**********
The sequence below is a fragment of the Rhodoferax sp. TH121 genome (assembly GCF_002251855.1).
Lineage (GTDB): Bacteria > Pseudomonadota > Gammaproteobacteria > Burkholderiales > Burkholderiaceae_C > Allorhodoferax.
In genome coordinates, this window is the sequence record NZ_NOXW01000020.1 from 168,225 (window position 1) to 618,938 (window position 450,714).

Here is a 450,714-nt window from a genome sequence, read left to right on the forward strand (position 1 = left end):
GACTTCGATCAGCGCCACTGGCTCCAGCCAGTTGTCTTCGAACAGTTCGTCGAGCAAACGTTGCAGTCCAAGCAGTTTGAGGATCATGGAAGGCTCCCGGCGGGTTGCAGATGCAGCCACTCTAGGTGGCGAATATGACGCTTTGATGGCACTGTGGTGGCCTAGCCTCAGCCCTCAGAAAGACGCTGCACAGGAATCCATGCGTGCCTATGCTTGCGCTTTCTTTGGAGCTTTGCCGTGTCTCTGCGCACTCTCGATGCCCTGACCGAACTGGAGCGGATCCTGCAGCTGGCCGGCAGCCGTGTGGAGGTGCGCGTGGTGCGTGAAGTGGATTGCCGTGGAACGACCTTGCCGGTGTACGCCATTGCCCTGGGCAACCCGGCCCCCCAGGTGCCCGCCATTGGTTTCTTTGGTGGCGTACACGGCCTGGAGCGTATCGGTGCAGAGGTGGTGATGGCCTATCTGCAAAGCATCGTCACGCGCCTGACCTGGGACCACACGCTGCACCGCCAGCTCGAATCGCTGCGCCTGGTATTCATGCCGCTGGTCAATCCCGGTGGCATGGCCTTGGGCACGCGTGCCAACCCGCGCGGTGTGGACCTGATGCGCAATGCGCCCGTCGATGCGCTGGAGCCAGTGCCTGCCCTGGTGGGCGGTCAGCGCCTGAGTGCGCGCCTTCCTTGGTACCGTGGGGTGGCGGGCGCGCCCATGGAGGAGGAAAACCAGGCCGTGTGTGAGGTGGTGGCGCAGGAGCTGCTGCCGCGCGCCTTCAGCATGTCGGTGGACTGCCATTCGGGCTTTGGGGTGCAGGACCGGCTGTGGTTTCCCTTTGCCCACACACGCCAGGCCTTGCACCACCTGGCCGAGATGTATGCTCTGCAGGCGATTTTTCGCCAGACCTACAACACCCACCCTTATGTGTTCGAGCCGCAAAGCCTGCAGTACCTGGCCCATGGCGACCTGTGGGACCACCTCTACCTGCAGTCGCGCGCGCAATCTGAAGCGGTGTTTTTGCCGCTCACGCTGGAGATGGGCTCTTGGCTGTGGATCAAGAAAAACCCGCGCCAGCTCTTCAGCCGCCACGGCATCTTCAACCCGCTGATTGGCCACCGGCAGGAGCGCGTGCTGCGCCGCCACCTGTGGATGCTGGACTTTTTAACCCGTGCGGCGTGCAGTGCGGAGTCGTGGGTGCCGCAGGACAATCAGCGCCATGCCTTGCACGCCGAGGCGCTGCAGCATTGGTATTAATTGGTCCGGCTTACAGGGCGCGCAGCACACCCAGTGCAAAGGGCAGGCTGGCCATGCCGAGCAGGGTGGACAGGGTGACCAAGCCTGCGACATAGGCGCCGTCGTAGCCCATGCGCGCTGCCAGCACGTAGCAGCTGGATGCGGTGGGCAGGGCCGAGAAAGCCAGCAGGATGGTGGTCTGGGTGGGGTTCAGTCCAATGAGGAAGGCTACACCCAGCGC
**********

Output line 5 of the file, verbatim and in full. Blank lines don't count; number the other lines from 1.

GACTTCGATCAGCGCCACTGGCTCCAGCCAGTTGTCTTCGAACAGTTCGTCGAGCAAACGTTGCAGTCCAAGCAGTTTGAGGATCATGGAAGGCTCCCGGCGGGTTGCAGATGCAGCCACTCTAGGTGGCGAATATGACGCTTTGATGGCACTGTGGTGGCCTAGCCTCAGCCCTCAGAAAGACGCTGCACAGGAATCCATGCGTGCCTATGCTTGCGCTTTCTTTGGAGCTTTGCCGTGTCTCTGCGCACTCTCGATGCCCTGACCGAACTGGAGCGGATCCTGCAGCTGGCCGGCAGCCGTGTGGAGGTGCGCGTGGTGCGTGAAGTGGATTGCCGTGGAACGACCTTGCCGGTGTACGCCATTGCCCTGGGCAACCCGGCCCCCCAGGTGCCCGCCATTGGTTTCTTTGGTGGCGTACACGGCCTGGAGCGTATCGGTGCAGAGGTGGTGATGGCCTATCTGCAAAGCATCGTCACGCGCCTGACCTGGGACCACACGCTGCACCGCCAGCTCGAATCGCTGCGCCTGGTATTCATGCCGCTGGTCAATCCCGGTGGCATGGCCTTGGGCACGCGTGCCAACCCGCGCGGTGTGGACCTGATGCGCAATGCGCCCGTCGATGCGCTGGAGCCAGTGCCTGCCCTGGTGGGCGGTCAGCGCCTGAGTGCGCGCCTTCCTTGGTACCGTGGGGTGGCGGGCGCGCCCATGGAGGAGGAAAACCAGGCCGTGTGTGAGGTGGTGGCGCAGGAGCTGCTGCCGCGCGCCTTCAGCATGTCGGTGGACTGCCATTCGGGCTTTGGGGTGCAGGACCGGCTGTGGTTTCCCTTTGCCCACACACGCCAGGCCTTGCACCACCTGGCCGAGATGTATGCTCTGCAGGCGATTTTTCGCCAGACCTACAACACCCACCCTTATGTGTTCGAGCCGCAAAGCCTGCAGTACCTGGCCCATGGCGACCTGTGGGACCACCTCTACCTGCAGTCGCGCGCGCAATCTGAAGCGGTGTTTTTGCCGCTCACGCTGGAGATGGGCTCTTGGCTGTGGATCAAGAAAAACCCGCGCCAGCTCTTCAGCCGCCACGGCATCTTCAACCCGCTGATTGGCCACCGGCAGGAGCGCGTGCTGCGCCGCCACCTGTGGATGCTGGACTTTTTAACCCGTGCGGCGTGCAGTGCGGAGTCGTGGGTGCCGCAGGACAATCAGCGCCATGCCTTGCACGCCGAGGCGCTGCAGCATTGGTATTAATTGGTCCGGCTTACAGGGCGCGCAGCACACCCAGTGCAAAGGGCAGGCTGGCCATGCCGAGCAGGGTGGACAGGGTGACCAAGCCTGCGACATAGGCGCCGTCGTAGCCCATGCGCGCTGCCAGCACGTAGCAGCTGGATGCGGTGGGCAGGGCCGAGAAAGCCAGCAGGATGGTGGTCTGGGTGGGGTTCAGTCCAATGAGGAAGGCTACACCCAGCGC